On Friday, Barneys New York opened a new chapter as a license-able brand with global aspirations, rather than the edgy department store it once was.
Its fate, and its iconic status, is now at the mercy of Authentic Brands Group, a licensing conglomerate that controls 50 brands, including Nine West, Sports Illustrated and Elvis Presley. As a bankruptcy judge on Friday slammed her final gavel to give ABG its $270 million prize — after competing bids from a consortium led by entrepreneur Sam Ben-Avraham failed to materialize — the brand conglomerate sent out its vision for the retailer. In a release, ABG said it's "committed to preserving the legacy of Barneys New York while positioning it for long term growth through key partnerships that will expand its global presence as a lifestyle brand and luxury retail experience."
The company already has a key partnership, if not the key one, in Saks Fifth Avenue, the most successful retail enterprise in the portfolio of Hudson's Bay Co., which has moved to update the department store concept with a $250 million renovation of the Saks New York City flagship.
Saks Fifth Avenue is officially the exclusive Barneys New York retail and e-commerce partner in the U.S. and Canada, ABG said on Friday. And "the first order of business will be to reboot Barneys New York on the fifth floor" of that Saks flagship, along with Barneys New York shop-in-shops in Saks stores in both countries.
Things have already moved quickly: Also on Friday, Barneys landlord Ashkenazy Acquisition Corporation and ABG said they'd reached an agreement to keep the Madison Avenue location open for at least 12 months. It won't quite be the same — the footprint will shrink and host some sort of rotating pop-up concept — but that move bodes well and is a sign that ABG may very well be, as it says it is, intent on preserving Barneys' legacy.
"[ABG CEO] Jamie Salter's openness to evaluate a strategy that had not been in consideration just a week ago shows he brings promise with a business model that otherwise could have meant that the Barneys brand as we know it would die a slow death," Thomai Serdari, professor of luxury marketing and branding at New York University's Stern School of Business, said in an email to Retail Dive.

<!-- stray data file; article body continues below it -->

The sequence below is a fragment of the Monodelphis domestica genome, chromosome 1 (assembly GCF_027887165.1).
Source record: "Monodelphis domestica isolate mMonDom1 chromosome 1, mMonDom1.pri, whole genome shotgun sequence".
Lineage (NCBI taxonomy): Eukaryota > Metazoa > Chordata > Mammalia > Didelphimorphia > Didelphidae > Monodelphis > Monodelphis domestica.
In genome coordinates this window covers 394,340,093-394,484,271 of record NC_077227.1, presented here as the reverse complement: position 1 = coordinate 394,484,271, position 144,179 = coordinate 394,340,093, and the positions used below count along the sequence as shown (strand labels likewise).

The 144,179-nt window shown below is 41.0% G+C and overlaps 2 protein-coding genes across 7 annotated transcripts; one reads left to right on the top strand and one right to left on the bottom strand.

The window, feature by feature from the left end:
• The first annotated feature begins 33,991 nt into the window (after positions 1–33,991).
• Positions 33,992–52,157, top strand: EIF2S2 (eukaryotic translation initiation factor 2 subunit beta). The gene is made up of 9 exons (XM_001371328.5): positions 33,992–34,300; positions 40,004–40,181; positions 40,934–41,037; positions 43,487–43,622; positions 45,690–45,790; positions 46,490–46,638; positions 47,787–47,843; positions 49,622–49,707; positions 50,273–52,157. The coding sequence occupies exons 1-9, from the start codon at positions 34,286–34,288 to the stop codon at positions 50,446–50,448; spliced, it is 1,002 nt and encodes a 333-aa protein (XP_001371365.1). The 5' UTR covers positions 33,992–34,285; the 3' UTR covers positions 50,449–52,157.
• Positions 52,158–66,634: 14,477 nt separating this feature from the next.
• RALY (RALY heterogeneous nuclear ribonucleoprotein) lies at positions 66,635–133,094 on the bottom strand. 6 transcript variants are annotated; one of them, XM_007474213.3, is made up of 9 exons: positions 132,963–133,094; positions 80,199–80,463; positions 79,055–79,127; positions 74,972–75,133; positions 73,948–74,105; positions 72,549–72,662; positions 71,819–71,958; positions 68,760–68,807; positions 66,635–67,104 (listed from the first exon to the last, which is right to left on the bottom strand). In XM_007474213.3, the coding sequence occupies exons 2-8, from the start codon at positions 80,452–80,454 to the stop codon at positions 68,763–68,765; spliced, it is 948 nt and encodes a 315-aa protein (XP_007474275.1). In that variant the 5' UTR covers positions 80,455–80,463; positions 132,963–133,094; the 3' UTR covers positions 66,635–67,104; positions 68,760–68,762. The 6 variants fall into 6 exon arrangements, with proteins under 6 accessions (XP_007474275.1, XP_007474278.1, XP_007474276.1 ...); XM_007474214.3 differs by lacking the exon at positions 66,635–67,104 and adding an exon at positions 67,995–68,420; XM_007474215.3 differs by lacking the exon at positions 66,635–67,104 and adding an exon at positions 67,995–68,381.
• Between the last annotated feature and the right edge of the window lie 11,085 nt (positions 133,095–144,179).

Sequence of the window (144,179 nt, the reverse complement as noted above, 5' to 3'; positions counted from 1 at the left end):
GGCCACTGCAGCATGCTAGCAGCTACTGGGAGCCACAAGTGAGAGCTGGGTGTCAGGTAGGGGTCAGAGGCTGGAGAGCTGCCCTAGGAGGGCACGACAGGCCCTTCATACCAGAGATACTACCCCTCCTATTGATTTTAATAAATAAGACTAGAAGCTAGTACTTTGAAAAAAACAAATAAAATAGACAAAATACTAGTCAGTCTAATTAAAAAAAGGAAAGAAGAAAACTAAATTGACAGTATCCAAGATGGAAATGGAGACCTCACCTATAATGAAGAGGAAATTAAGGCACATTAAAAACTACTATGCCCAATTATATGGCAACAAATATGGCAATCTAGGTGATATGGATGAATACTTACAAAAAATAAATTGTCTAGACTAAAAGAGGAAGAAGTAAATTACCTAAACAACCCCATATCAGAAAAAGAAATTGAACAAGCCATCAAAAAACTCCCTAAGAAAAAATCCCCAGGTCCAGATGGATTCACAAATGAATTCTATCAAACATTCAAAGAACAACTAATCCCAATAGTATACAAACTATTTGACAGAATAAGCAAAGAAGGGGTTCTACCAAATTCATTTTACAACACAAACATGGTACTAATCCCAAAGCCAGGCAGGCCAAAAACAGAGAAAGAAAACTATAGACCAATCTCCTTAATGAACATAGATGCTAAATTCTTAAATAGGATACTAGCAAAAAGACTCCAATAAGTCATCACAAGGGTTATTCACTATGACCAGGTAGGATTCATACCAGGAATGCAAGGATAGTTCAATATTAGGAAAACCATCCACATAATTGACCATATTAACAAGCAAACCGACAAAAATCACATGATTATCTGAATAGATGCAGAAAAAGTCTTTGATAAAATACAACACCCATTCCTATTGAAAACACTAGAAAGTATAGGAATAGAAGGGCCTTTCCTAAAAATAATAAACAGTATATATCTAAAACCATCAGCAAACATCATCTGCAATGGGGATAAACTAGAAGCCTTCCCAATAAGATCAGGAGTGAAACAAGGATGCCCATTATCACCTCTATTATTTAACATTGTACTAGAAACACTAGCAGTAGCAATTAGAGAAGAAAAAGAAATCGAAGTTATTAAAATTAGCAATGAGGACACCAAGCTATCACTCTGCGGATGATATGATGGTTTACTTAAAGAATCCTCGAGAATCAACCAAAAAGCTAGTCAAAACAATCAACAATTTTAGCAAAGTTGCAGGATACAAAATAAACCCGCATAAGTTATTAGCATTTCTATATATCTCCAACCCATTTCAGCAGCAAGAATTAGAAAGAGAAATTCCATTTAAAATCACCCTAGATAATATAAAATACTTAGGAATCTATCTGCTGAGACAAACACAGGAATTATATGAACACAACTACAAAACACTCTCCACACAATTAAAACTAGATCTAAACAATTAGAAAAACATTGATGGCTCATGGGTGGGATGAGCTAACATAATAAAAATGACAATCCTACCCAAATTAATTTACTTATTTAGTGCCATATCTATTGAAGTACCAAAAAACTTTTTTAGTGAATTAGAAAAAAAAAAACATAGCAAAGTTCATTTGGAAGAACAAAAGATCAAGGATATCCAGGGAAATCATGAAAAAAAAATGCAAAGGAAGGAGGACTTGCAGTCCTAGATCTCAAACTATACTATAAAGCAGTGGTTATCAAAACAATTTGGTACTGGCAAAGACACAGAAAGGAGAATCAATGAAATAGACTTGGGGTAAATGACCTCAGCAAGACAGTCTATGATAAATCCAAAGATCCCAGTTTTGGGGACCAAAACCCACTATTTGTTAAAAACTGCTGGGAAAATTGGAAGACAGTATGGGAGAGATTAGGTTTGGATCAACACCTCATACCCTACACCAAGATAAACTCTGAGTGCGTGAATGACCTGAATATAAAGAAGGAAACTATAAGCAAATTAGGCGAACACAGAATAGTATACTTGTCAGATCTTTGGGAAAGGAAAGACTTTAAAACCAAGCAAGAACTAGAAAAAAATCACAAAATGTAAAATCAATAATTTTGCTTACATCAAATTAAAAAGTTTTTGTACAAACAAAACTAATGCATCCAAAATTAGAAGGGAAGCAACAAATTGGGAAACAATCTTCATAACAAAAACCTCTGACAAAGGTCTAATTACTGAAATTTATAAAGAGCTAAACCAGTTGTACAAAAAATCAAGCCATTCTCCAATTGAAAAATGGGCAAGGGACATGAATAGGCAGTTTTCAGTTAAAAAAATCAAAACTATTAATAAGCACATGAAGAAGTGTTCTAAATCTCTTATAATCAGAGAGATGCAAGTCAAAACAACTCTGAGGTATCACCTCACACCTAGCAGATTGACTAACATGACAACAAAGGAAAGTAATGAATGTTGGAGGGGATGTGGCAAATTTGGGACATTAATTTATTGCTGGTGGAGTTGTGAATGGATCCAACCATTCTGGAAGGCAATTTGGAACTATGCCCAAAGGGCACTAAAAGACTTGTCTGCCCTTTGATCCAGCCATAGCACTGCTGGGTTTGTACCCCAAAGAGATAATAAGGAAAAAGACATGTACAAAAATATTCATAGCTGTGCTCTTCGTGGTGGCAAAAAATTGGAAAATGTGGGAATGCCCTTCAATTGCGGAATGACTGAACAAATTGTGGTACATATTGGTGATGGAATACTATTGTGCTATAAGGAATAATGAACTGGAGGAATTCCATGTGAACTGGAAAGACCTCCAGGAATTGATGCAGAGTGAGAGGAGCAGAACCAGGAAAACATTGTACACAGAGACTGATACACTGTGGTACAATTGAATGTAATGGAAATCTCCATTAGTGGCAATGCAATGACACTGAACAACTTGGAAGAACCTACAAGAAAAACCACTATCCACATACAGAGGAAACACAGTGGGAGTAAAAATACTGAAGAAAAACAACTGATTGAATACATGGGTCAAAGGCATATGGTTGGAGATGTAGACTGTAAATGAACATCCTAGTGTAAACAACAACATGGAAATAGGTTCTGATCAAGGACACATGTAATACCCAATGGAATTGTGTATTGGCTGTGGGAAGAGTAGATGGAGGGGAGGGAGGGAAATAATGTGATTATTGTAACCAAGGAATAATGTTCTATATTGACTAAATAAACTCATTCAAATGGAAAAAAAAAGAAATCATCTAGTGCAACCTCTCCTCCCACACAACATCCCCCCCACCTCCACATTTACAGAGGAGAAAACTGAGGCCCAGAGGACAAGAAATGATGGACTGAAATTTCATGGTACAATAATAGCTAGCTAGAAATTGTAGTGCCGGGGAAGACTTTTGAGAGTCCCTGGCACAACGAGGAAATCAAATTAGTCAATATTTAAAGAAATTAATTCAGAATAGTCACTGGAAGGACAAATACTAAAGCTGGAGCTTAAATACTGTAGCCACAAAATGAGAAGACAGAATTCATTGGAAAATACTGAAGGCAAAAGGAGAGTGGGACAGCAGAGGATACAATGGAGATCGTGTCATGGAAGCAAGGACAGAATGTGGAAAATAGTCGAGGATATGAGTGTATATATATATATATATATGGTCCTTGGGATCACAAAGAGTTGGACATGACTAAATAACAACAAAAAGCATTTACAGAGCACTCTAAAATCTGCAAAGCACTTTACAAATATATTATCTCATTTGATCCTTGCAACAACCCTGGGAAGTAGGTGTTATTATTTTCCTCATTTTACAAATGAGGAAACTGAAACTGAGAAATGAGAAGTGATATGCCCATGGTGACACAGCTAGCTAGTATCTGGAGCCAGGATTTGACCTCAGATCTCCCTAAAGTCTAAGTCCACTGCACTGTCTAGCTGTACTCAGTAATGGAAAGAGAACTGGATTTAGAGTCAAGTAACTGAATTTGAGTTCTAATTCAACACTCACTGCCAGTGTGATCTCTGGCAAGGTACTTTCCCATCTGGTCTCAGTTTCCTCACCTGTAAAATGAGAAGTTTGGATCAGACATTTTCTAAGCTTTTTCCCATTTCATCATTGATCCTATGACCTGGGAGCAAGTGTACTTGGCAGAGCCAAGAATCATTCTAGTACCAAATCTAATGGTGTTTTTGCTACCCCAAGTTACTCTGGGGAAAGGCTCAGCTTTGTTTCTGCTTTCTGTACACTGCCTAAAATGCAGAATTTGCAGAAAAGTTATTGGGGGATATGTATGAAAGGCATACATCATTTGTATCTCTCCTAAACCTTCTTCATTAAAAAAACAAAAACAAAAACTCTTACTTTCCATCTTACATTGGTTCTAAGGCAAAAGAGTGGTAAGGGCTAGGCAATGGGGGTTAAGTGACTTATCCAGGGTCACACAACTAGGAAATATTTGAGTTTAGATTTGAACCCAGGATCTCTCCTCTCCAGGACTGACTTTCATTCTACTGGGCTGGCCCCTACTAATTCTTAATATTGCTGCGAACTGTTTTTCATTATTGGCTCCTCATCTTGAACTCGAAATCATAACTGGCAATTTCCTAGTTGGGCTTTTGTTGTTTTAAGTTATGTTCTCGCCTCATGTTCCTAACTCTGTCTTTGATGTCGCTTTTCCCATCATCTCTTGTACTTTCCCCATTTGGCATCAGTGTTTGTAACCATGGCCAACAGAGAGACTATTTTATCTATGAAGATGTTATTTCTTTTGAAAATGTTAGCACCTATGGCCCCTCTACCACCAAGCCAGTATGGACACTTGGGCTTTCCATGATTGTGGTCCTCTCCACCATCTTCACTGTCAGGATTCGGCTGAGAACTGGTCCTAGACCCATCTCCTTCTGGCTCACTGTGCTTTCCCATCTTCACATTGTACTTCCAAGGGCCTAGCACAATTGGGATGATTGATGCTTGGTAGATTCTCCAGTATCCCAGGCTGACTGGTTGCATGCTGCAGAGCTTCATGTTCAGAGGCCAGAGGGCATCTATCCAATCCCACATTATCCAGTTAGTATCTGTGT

Serdari had previously been skeptical of ABG's plans to partner with Saks, telling Retail Dive last month that it would be capitalizing "on the ghost of the creative brand that Barneys used to be by transforming it into a series of soul-less, licensed merchandise for mass consumption."
But the willingness "to create a blueprint of a flexible, experiential, and highly innovative space that maintains the essence of Barneys as a powerhouse of creativity and then expand it internationally are propitious," she said Monday. "As with every other initiative in the luxury market, a space that links merchandise to artistic aspirations, it will all boil down to how this model will be executed and, most importantly, how it will be adapted to other cultures abroad."
Others aren't so sure about the global expansion or the Saks tie-up, however, no matter how it's executed.
"The whole thing that makes me scratch my head is Saks is a department store — why the heck do they need Barneys?" Bob Phibbs, CEO of the consulting firm The Retail Doctor, told Retail Dive in an interview. "Barneys was a snooty place to shop, it was a collection of small up-and-coming brands. Saks does that better."
In fact, both Saks and Nordstrom, which in recent weeks opened its first Manhattan flagship on the other side of Central Park from Barneys, do a better job curating a spectrum of brands to appeal to a wide swath of customers, he said.
"Nordstrom has L.A. and now in New York City — they have high and low price together, different areas of discovery and can do a lot more than a Barneys would because they have such a lot more depth of product," he said. "And Saks has done a remarkable job in Manhattan. Why would Saks give money to another company when they could go directly to the brands? Saks has a great point of view already."
Presumably that is the question that Saks and ABG are working to answer, and may have already, at least for themselves. Barneys retains a strong following in both Los Angeles and New York, according to Ray Hartjen, marketing director of RetailNext. Ashkenazy also owns the property where Barneys' Beverly Hills store sits, and that may need to stay open as well, in light of the brand's popularity there. (ABG didn't immediately respond to Retail Dive's request for comment on that store's prospects; Ashkenazy declined to comment.)
"The core customer in Los Angeles will still be there for a Beverly Hills-area store, and it's driven to the brand and its fashions by show business and stylists," Hartjen told Retail Dive in an email. "What looks good on screen gets noticed and copied by those who watch and aspire for that same look. I think that store could be a perfect re-launching point for the brand, if it's chosen to survive."
Even if that store does ultimately shutter for good (as plans seem to be now), the area, with New York, will be key to the brand's reinvention because it's well established there, with "a strong emotional connection with its most loyal customers," Hartjen said. But Barneys can hardly stop there: The challenge before it now is not to just maintain such loyalty, but to add to it. Whether or not ABG or Saks are ideal partners, the company has struggled without one.
"Barneys has, and still has, a lot of brand cache among its core customers and target demographics," he said. "While Authentic Brands will have to be careful on how it moves forward, it should be able to protect the brand's identity and strong following. The key to success, of course, is going to be whether it can build the brand, rather than survive as a smaller, stagnant niche. It's where Barneys failed on its own."